I was sufficiently alarmed at the end of Feb to post a  layman’s impression of COVID-19, thinking at the time that I may have been over-reacting. It’s transpired that concerns raised in the article are valid.  Written on 29th Feb, the article looks at the disease in more detail at the risks and likely impact to citizens of the UK.   Seven days ago the World Health Organisation changed the status/definition for this COVID-19 outbreak from ‘Global Emergency’  to ‘Global Pandemic’.  My layman’s update on COVID-19 (today) is that the UK’s risk mitigation activities appear to have failed and we are accelerating into an un-contained transmission of COVID-19. Daily 4pm addresses by Boris Johnson and his advisors are steering the public through a damage limitation process.  Predictions have risen to an infection rate of  80% across the population.  Most predictions suggest that 15% will require hospital treatment, 5% intensive care with up to 2% mortality.  Media reports from other affected countries, at a more advanced stage than the UK , are suggesting something worse is coming down the tracks. What had previously been considered a ‘reasonable worst case’ in the UK is now considered the ‘most likely scenario’.  Please see my previous post about what this means for the NHS and for anyone who needs treatment (on this link).

It’s common knowledge that UK is now where Italy was three weeks ago (on the acceleration infection transmissions). Here is a link to an informative audio article published by the BBC a couple of days ago on this:  BBC: We’re about three weeks behind Italy (podcast available until 23/02).

Two days ago Imperial Collage, London published an influential study which I must draw to your attention (on this link).  The graphs below (taken from the study) show the effects of following different suppression methods, plotted against availability of ICU beds.


COVID-19, Coronavirus, suppression methods, Imperial College London

The UK government has acted quickly on this research and mandated that all UK schools will close this Friday (20/03/2020) for the rest of the academic year.   If I am reading the graphs correctly, by employing these suppression methods we may help delay the biggest shockwave (in the UK) until later in the year.  Hopefully, by then we will be closer to having a vaccine available?  The close-up appears to illustrate that we must keep the social isolation practices going for several months.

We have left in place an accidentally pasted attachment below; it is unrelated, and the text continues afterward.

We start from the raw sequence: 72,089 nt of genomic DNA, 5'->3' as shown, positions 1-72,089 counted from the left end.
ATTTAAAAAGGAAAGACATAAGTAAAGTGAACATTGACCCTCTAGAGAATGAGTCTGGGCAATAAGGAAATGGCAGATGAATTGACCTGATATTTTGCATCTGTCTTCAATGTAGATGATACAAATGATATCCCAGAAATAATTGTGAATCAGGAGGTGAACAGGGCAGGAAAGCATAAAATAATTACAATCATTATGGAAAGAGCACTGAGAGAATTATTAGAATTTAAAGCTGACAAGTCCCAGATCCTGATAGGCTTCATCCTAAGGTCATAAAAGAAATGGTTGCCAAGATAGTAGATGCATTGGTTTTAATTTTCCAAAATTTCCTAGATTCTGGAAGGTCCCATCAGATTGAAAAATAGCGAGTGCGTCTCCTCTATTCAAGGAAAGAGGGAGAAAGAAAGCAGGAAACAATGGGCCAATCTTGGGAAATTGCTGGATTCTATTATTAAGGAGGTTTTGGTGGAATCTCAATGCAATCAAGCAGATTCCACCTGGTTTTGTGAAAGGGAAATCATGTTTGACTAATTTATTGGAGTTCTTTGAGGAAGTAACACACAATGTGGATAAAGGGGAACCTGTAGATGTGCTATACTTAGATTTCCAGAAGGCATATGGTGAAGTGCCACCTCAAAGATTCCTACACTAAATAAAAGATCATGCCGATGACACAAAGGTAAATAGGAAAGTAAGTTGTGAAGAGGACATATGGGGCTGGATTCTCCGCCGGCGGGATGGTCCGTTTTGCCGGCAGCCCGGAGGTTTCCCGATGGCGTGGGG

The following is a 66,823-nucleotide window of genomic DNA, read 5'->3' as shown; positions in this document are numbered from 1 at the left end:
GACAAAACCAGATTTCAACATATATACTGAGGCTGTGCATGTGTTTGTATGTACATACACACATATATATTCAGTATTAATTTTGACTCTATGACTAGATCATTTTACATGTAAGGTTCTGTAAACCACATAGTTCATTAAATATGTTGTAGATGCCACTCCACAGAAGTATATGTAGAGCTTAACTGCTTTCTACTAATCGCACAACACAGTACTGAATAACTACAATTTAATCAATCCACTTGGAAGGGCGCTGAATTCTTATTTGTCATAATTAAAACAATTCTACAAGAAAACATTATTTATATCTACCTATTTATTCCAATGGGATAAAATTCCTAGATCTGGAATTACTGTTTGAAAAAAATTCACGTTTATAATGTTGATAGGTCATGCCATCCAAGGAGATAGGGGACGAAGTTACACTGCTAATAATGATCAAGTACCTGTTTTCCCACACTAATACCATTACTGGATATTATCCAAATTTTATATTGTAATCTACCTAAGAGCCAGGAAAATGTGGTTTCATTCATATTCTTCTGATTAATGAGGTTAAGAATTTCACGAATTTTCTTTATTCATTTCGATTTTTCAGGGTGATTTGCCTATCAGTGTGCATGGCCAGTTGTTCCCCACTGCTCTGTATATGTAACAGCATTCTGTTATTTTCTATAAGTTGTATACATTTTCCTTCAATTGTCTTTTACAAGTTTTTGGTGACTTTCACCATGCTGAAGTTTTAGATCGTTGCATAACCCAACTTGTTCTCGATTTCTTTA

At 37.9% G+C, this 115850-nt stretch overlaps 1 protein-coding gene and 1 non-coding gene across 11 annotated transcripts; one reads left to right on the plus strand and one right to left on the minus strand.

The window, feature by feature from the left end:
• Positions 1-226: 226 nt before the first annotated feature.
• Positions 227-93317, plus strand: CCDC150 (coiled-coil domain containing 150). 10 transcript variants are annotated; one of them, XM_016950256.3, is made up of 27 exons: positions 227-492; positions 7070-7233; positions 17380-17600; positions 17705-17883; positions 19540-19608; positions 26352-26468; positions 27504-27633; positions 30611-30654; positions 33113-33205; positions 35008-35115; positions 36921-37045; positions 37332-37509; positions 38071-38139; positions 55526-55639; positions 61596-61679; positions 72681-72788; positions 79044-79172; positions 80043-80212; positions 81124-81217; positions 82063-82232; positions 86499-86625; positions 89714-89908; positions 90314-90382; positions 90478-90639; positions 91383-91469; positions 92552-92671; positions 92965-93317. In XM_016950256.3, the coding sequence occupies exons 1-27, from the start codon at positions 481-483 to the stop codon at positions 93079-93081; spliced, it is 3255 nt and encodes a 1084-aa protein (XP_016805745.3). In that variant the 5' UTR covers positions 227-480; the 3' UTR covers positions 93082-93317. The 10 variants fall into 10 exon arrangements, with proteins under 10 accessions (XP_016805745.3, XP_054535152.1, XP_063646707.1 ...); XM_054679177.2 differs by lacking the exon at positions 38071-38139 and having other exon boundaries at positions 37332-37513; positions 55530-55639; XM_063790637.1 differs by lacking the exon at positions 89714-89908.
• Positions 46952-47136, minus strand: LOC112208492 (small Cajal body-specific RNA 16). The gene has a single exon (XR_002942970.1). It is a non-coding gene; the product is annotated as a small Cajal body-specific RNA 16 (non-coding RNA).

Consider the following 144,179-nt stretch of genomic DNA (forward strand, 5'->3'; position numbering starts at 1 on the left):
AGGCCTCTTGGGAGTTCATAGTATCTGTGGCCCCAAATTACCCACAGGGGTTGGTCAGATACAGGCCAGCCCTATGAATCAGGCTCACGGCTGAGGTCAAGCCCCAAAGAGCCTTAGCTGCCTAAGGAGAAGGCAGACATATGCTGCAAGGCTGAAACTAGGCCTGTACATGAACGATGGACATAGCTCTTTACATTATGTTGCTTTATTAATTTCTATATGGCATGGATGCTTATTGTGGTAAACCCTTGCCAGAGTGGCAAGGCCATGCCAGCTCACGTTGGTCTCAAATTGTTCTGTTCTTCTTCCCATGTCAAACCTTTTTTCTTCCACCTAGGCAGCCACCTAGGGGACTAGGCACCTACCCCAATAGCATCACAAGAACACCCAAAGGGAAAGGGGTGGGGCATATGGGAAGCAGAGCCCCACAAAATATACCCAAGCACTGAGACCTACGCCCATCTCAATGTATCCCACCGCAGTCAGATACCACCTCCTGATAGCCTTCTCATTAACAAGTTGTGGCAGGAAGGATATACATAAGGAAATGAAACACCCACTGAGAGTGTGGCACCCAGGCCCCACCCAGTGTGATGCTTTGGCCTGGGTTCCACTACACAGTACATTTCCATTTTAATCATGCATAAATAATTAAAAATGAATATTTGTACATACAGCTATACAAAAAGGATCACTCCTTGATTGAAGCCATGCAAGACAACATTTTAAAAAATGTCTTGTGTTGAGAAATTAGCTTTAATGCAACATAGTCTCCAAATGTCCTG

If you’re interested in modelling and would like to know a bit more about how social isolation works in principle, the link below will take you to an excellent article in the Washington Post which includes a couple of visualisations that demonstrate the slightly more radical principle of forced quarantine.  Click straight through the commercials etc / go for the free-view option, It’s worth it seeing the animation.   Link to Washington Post Corona-Simulator

Most of the UK’s air fleet is now grounded as countries around the world are in lock-down and have shut their borders. UK’s citizens have been advised to work from home and not travel unless absolutely necessary and/or undertaking an essential role. Weirdly,  NHS staff and teaching staff are still required to operate in the front-line, unprotected and un-tested.  The NHS in particular remains woefully under resourced and under-equipped.

Our ability to test effectively remains a major problem in the UK.  The government numbers that are published each day are based on a very small minority who have been tested, mainly through being admitted to hospital.  We have friends, with symptoms, that have tried and failed to get a test (displaying Covid 19 symptoms) and have just been advised to self isolate. By not being tested until admitted to hospital, the implication is that the numbers are far higher than those given?   I don’t see evidence of any organised testing methodology in place. We must surely prioritise routine testing of all front-line staff. We must also quickly establish sample and control groups to extrapolate with any degree of confidence.

It is the elderly members of our family who are at most risk from COVID-19. How can we make rational and good decisions about how to protect them without reliable data?  Feels like it might be time to lobby MPs, at least for global testing availability.

Final item on this post is a view (taken earlier today, 19/03/20) of the COVID-19 Global Cases dashboard, built and maintained by John Hopkins University Centre for Science and Engineering.  Click through for the latest  updates / live position.

Click through to go to live update.

Coronavirus, COVID-19, dashboard on 19th Feb 2020. Produced by John Hopkins CSSE –


The situation in the UK is deteriorating rapidly.  By 8:54pm today  (19-03-2020) Sky News is reporting that the UK death toll has risen steeply to 144. Sky also reported that confirmed cases in the UK have risen by 643 in one day to 3,269  (so there is clearly a latency on the refresh-rate for the above dashboard).